First of all, let’s get clear about a crucial point: there is no ready-made formula or recipe to become a successful songwriter.
By successful, I mean able to make a living out of the craft of songwriting. You don’t have to make millions and hit the charts. When you can pay the bills and feed your family without needing a side job, you can consider yourself pretty successful.
“Is it possible to do that?” the people around you may wonder.
The short answer is yes. Knowing how to do that, however, requires a lot of studies, experiments, and failures.
To become a full-time songwriter, you’ll have to master a chunky set of skills. Of course, you’ll have to be a proficient musician, but you will also have to understand the rudiments of business, marketing, I.T.
There will be a lot on your plate, so, if songwriting is your dream job, get ready for some hard work!
What to expect
Some people have no clue about what being a songwriter means. Our society tends to offer a romanticized image of musicians and artists, but their everyday life is not that different from any other working person out there.
Unless you make it big, for example by writing a very fortunate Christmas song that will generate millions in royalties, you will have to juggle among different jobs. You will often work with tight deadlines and clients coming back last-minute to ask for revisions and adjustments. You will be pretty lonely, sitting at your piano, in your home studio, or by your laptop, busy with the transcription of your ideas.
As exciting and enriching it is to be paid to create, too much work can lead to burn-outs and stress, as it happens with any corporate employee.
On the other hand, your songwriting work might generate steady sources of income that can last for a lifetime: royalties.
It can also offer you the flexibility of a self-employed career, doing what you love: writing songs.
If this premise didn’t stop your dream of becoming a songwriter, here’s a little guide on what steps to take to make it a reality.
Never stop learning
You might have received formal musical training. Or maybe not. It doesn’t really matter if you are willing to learn new stuff every day.
In case you haven’t studied music with qualified teachers, start from the basis.
The songwriting process seems so simple nowadays, with all the help provided by technology, but a good songwriter always knows better than the tools used.
You don’t have to become an expert at Music Theory or Harmony, but you should have a broad knowledge of the rudiments.
It is important, on the other hand, to master the field you choose to work in.
For example, writing scores for movies is different than writing Christmas songs for record labels. In the first case, you’ll have to adapt your ideas to what you see on the screen. In the other case, you’ll have to write something appealing commercially, but also fairly easy to sing.
Never stop learning the tricks useful for your market.
Singer and songwriters
Most of you, readers will probably identify with the singer and songwriter persona. You don’t want to write songs for other people to sing. You don’t want to write scores for movies. You don’t want to write jingles for commercials. You want to hit the biggest stages in the world singing your song to worshiping crowds.
This kind of career is slightly different, although it is quite common for aspiring rockstars to make some side money with commissioned songwriting gigs.
If you are committed to your rockstar dream, you can still follow some of the advice highlighted here, but you will also have to learn how to get on stages, how to promote your music, and a lot more.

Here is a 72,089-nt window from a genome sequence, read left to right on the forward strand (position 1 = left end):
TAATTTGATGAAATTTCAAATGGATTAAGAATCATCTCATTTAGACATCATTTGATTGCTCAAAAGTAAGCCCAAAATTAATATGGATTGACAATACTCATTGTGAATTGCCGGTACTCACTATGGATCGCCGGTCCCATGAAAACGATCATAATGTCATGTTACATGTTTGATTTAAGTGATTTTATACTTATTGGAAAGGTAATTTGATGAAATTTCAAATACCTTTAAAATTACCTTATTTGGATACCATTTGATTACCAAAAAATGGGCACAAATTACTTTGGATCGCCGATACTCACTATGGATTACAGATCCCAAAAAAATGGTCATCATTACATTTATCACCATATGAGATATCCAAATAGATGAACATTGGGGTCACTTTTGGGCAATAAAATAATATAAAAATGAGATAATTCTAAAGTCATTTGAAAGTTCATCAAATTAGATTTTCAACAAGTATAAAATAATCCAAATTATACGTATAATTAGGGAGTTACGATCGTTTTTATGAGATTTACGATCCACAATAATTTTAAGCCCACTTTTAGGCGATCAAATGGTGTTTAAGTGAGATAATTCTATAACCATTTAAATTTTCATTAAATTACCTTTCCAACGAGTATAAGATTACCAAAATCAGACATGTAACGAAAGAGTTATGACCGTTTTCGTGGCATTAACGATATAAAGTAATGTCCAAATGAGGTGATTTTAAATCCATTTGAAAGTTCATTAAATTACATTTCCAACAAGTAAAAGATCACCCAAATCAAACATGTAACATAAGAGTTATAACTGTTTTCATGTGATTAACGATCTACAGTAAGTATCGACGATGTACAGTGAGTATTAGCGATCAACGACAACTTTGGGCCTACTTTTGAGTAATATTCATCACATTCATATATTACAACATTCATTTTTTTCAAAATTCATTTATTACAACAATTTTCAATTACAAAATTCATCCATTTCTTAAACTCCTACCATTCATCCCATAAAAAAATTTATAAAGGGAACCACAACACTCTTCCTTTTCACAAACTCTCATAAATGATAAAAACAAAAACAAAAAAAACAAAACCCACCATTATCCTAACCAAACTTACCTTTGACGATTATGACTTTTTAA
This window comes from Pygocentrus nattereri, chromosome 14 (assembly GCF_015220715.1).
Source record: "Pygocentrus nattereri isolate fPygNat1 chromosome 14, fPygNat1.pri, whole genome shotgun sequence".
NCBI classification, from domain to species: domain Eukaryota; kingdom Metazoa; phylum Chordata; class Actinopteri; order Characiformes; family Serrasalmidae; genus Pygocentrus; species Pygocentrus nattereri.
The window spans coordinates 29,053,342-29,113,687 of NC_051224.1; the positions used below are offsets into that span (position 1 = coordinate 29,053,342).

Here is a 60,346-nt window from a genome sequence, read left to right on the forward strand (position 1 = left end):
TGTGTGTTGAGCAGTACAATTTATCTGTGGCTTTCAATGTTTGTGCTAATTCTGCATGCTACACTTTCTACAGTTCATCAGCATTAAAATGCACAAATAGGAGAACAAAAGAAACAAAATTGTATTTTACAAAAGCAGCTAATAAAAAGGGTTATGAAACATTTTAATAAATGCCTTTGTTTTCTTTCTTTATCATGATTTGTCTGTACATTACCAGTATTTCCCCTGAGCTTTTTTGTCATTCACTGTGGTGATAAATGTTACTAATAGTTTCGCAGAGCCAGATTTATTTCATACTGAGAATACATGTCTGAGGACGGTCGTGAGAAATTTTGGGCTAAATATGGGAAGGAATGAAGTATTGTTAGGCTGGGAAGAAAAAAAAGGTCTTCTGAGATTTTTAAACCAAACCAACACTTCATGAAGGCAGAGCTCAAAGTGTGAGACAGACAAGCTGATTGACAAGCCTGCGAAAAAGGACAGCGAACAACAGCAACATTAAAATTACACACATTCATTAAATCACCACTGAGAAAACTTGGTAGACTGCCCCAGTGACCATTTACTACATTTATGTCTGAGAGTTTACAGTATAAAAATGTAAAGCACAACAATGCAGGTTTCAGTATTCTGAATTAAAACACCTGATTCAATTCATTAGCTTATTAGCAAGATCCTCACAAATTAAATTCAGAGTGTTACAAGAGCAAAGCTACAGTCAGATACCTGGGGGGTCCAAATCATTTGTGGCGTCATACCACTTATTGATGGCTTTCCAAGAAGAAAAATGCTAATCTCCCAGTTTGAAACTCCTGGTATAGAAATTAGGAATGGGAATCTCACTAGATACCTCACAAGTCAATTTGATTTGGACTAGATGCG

How can songwriters find work?
As mentioned before, there are different songwriting jobs available out there. For example, you could:
- compose melodies for lyricists
- write jingles for commercials
- write scores for movies
- produce beats for rappers
- write songs for record labels or performers
- arrange songs for fellow songwriters who can’t do that.
There are plenty of more opportunities, but these are the most common ones.
Now, you might wonder: “Where do I find this kind of work?”
There is no fixed answer here.
The most sensible way is probably to build a portfolio to present to potential clients.
First of all, write something! Then find a way to record it.
Once you have a good quality recording of your work, make a list of people potentially interested in it.
Independent filmmakers? Independent record labels? Performers, you know or admire? Local companies needing a commercial? Brainstorm a few ideas, research the right contacts, and get in touch with them.
Prepare a nice cover letter to accompany your material, highlighting how you think your music could suit their needs.
“What if nobody replies?”
Well, that’s a possibility. But worry not: there is another road you can take.
The Internet is full of music libraries. These are platforms used by people needing music. Their functioning is similar to search engines, so, if you decide to upload your music there, make sure to label it with the correct keywords or you won’t get found!
A songwriter’s income
Now you might wonder: “How can I get paid?”
There are two main sources of income for songwriters.
You can get paid a fixed fee for your work and/or you can collect the royalties generated by the usage of your work.
Most of the time you will get both sources of income but sometimes, when your work is considered work for hire, you might only get a fixed fee. Some other times, instead, the client won’t have a budget to pay you upfront, so you will only get royalties.
There are loads of possibilities on this matter, so make sure to negotiate the terms of your salary before you start working.
Last, but not least: never surrender.
Becoming a songwriter is a tough choice, but it can also be enriching and remunerative. Always learn from your mistakes, be willing to challenge yourself…and good luck!